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Cyclic Materials adds former Li-Metal president to advisory board

Kunal Phalpher also served as chief commercial officer and chief strategy officer at Li-Cycle

IMAGE: Kunal Phalpher
Cyclic Materials' advisory board member Kunal Phalpher. (Courtesy Cyclic Materials)

Rare earth elements recycler Cyclic Materials has appointed former Li-Metal Corp. president Kunal Phalpher to its advisory board to aid in its commercialization efforts.

Founded in 2021, Kingston, Ont.-based Cyclic Materials uses its proprietary process to recycle rare earth elements (REEs). These elements, including copper, aluminum, steel, cobalt and nickel, are integral to the shift toward electrification and decarbonization technologies for electric vehicles, renewable energy and battery storage solutions.

“Cyclic’s co-founder Patrick Nee, he’s the VP of strategic partnerships. He’s leading the business development team. My main focus is really to support him and guide him and how he builds that out (and) basically finds feedstock to recycle through their process,” Phalpher said.

Phalpher will offer strategic guidance and aid the company in its commercial and business development strategy.

“Having lived through a scale-up, there's other areas where I tried to support in terms of organizational design and government relations, where I've helped other companies previously.”

Phalpher’s background, and his new role

Before his role at Markham, Ont.-based lithium metal anode developer Li-Metal (LIM-CN), Phalpher also served as Li-Cycle Holdings Corp.’s chief commercial officer and, later, chief strategy officer. At Toronto-based lithium battery recycler Li-Cycle, he managed battery and automotive customer accounts and oversaw various functions including marketing and public relations, government relations, corporate development and ESG reporting.

“Since our time serving together on the board at Li-Cycle, Kunal has been a catalyst in business development — driving key partnerships. We’re building a strong and diverse new strategic partnerships team to address the skyrocketing market for raw materials, identifying new sources of feedstock reaching end-of-life,” Ahmad Ghahreman, Cyclic Materials’ CEO and co-founder, said in a statement.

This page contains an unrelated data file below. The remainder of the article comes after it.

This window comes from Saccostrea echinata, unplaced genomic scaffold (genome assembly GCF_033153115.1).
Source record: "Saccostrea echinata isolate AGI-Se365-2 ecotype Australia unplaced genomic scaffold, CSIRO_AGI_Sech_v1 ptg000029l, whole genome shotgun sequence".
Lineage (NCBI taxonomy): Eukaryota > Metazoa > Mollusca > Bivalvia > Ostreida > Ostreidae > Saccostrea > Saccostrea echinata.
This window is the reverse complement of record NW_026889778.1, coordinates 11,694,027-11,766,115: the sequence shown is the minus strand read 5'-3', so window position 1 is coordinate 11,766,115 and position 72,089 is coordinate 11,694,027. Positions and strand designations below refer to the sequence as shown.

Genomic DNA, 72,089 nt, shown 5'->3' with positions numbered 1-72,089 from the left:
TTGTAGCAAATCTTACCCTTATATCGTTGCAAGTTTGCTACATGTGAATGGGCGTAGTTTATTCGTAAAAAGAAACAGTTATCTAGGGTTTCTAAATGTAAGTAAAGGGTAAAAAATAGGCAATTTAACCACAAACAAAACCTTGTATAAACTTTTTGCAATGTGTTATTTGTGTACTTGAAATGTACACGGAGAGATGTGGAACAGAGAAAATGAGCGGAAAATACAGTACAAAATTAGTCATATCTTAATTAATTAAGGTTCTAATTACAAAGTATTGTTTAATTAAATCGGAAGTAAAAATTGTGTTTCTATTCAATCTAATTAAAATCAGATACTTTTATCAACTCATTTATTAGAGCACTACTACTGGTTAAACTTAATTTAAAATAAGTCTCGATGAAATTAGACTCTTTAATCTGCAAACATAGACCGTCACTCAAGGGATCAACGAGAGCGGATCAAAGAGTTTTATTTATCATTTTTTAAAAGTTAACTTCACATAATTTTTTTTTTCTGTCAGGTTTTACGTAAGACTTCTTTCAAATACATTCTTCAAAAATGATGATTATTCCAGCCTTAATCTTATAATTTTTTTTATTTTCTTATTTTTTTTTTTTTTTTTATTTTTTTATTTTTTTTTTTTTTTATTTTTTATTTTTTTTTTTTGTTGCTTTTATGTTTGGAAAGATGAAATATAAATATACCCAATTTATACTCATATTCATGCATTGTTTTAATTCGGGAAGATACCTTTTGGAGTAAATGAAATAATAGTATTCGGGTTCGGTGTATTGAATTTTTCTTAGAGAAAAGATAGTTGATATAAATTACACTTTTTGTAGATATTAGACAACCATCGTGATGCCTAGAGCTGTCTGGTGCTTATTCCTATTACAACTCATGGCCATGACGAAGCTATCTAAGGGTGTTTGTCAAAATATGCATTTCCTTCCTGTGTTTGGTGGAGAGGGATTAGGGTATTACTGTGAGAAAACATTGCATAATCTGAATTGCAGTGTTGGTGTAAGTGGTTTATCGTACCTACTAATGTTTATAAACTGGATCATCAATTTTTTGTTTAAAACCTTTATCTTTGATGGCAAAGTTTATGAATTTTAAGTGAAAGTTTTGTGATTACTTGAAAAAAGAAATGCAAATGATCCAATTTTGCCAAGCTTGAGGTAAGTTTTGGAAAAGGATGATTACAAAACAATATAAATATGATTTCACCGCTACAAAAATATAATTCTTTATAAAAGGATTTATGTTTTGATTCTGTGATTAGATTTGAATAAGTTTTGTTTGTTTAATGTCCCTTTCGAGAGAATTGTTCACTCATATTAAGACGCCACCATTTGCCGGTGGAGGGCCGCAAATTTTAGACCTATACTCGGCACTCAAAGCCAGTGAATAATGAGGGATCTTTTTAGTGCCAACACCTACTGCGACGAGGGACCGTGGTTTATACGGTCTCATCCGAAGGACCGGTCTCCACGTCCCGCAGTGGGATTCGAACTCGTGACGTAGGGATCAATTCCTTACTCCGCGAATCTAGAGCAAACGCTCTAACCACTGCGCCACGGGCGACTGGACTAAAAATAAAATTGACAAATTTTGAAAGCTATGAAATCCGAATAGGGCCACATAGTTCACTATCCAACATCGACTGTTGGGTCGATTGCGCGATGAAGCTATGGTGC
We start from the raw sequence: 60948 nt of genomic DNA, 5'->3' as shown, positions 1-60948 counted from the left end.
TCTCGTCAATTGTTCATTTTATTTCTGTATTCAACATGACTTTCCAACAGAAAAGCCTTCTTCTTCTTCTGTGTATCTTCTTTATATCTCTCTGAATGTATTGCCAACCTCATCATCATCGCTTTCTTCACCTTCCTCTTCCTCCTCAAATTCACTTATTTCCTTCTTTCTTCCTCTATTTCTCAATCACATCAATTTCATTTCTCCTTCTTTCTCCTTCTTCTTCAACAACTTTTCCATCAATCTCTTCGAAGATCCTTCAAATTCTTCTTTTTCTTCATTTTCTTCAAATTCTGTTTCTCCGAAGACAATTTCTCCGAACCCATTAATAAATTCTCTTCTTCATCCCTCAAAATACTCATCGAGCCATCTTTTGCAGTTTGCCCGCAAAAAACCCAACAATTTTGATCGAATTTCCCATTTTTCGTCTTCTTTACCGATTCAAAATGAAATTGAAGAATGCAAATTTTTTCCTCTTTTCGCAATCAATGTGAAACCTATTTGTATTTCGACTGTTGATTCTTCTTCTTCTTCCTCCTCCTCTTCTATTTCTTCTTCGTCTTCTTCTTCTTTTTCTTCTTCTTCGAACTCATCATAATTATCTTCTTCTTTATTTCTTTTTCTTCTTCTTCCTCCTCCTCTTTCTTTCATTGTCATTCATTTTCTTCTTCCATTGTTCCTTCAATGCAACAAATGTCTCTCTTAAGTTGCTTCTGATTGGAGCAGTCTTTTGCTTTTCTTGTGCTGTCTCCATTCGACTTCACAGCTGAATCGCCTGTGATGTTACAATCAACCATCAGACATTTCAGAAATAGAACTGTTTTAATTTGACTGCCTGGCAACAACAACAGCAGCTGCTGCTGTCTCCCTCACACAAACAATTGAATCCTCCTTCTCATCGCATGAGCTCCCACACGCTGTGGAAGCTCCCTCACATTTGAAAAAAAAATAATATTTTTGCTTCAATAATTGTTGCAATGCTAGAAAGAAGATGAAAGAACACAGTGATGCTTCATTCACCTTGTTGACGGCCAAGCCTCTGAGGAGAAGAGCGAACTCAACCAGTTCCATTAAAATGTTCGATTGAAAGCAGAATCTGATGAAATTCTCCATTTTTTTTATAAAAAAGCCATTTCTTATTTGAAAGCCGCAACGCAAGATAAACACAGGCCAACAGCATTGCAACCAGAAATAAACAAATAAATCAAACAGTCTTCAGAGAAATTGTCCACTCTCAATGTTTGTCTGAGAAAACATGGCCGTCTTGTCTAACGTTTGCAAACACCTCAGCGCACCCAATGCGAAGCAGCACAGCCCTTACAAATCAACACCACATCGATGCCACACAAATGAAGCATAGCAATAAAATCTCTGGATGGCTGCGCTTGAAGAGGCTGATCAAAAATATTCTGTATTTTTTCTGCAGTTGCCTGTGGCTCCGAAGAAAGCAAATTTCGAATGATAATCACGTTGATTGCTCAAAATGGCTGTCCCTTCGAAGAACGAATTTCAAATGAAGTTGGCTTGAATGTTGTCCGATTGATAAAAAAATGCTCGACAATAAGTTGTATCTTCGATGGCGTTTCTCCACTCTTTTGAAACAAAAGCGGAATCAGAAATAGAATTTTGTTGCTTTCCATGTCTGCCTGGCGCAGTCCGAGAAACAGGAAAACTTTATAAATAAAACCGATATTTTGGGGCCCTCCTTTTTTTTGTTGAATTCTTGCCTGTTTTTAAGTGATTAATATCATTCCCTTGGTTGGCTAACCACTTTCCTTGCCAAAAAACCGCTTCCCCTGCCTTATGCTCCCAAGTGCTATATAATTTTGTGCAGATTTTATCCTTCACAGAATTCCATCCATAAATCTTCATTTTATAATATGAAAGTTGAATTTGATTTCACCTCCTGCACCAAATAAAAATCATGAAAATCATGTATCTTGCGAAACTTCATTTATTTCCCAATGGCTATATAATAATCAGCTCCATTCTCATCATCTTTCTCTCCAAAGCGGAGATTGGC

Ghahreman had previously been an advisor at Li-Cycle (LICY-N). Phalpher ran into him at an airport a few months ago, which eventually led to him joining the company.

“Since there's some analogies or analogous thoughts between what Li-Cycle is trying to achieve and what Cyclic Materials is trying to achieve,” Phalpher said, “I thought it'd be a great help in trying to build out their team and commercial structure just like I had at Li-Cycle in the early days.”

Cyclic Materials’ future

In April, the company raised $27 million in a Series A funding round led by Energy Impact Partners and BMW i Ventures and included participation from Fifth Wall, Bioindustrial Innovation Canada and existing Cyclic Materials investor Planetary Technologies.

Phalpher said the funding will be used to continue to build out the company's pilot plants and add to the team.

Cyclic Materials is focused on building a domestic supply chain for its rare earth elements.

“The team that Patrick's building is really structured on how to attack those different verticals because a lot of motors right now actually go overseas from that electronics recycling channel to get recycled,” Phalpher said. “So there's not really a good supply chain for taking these materials back in North America, and then recovering the materials.”

The company is piloting its technology in Kingston. Its eventual goal is to have a North American network of facilities to reprocess the minerals. Cyclic Materials is also looking at adding new feedstocks – electric aviation being one of several possibilities.

"Traction motors, whether it's car, scooter, truck, anything that is powered by an electric motor or electrified, so that's really the big fish,” Phalpher said.

“There's a lot of other little electric motors all over the place that you can go after right now that are going overseas. As you start at a smaller scale, those are beneficial to continue to pilot and develop the technology as well.”

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